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Increase your Provision for After-School Clubs

September 4, 2018, 11:05 GMT+1
Read in about 4 minutes
  • Michael Ledzion looks at how schools can increase their extracurricular offerings while minimising the administrative burden
Increase your Provision for After-School Clubs

Over 2.5 million families want more extracurricular clubs to be offered at their school, according to new research commissioned by Clubs for Schools – that’s 60% of parents with primary aged children. Parents think clubs are important. Underlining this, a third of parents also reported that they’d consider moving their children to another school if they felt their school’s club provision was inadequate.

The pressure is on for schools to offer more extra curricular clubs. In the latest School Inspection Handbook, Ofsted states that it will directly consider “How well the school supports the formal curriculum with extra curricular opportunities for pupils”. Studies have shown that extra curricular activities support children’s development in ways that include improved behaviour and better academic outcomes, while boosting their time management and organisation skills and developing their curiosity through the learning of new skills.

However, it’s not a simple task for primary schools to increase the number of clubs they offer. I talk to school leaders and business managers every week, and while there’s certainly a clear trend towards schools doing more, it remains timeconsuming. One deputy head told me that it takes a week of his time at the start of each term, while another said that administering clubs takes her half a day each week.

Costs in time spent on admin, quality assurance and making the necessary space available continue to be big challenges that prevent primary schools from offering more extracurricular clubs – so how can they be overcome? I’ve seen lots of ingenious approaches on my visits to various schools, and would make the following recommendations:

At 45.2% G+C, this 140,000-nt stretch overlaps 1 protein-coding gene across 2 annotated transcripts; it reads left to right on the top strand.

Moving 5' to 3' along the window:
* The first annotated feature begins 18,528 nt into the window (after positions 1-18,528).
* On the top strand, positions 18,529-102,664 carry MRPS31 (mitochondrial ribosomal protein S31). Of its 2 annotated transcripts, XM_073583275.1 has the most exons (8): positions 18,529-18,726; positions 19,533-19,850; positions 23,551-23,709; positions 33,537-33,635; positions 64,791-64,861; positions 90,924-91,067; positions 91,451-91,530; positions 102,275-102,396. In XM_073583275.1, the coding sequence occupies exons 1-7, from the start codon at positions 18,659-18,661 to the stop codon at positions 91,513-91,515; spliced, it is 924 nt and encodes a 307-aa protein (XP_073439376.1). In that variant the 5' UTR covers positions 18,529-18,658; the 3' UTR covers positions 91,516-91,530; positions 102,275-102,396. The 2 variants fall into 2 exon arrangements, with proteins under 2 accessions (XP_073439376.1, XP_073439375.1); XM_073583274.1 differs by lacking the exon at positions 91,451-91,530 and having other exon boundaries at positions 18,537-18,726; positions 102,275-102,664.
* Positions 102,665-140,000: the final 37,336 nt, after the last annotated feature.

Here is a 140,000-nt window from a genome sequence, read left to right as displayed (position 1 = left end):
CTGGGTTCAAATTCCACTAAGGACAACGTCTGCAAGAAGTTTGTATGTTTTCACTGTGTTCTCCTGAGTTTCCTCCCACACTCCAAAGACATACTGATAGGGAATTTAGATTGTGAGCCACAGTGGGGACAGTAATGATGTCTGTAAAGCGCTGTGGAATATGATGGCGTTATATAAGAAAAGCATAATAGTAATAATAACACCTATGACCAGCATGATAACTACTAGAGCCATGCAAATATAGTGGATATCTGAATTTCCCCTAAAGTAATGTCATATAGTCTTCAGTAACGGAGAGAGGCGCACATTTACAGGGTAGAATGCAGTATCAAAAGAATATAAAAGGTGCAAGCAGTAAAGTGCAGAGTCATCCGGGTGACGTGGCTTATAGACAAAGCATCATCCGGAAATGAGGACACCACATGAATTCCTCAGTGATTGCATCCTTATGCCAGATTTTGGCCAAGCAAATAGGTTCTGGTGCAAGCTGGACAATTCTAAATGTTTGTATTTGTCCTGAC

Reduce the admin

Can you streamline your process of appointing coaches, managing payments and dealing with bookings? Do you use standard documents? Can payments be managed directly by coaches and other third party suppliers? Portals such as Clubs for Schools can simplify taking payments and administration.

Allocate more space

Evaluate all the possible spaces you can use for clubs. The hall and playground are obvious locations, but how about running a cookery club in the canteen or a classroom? In our research, a cookery club was the second most requested club parents wished their child could do.

Think beyond the typical

Our research found that parents were keenly interested in lesser-known sports like handball, archery, or volleyball. Not everyone’s a footballer or gymnast, but all children want to excel at something. One of the best ways of helping them to achieve is by providing a larger range of alternatives.

Build links with trusted suppliers

I know that there’s a real shortage of experienced gymnastics, fencing and code club leaders. There’s also the need to offer a broad range in order to appeal to more children. Build a network of trusted suppliers that won’t let you down, or outsource that job to a trusted partner.

I hope your school year gets off to a positive start, with children and parents alike excited by the extra curricular activities you have on offer. Good luck!

Michael Ledzion is founder and CEO of Clubs for Schools – a free resource to help schools find coaches and manage their extracurricular activities.

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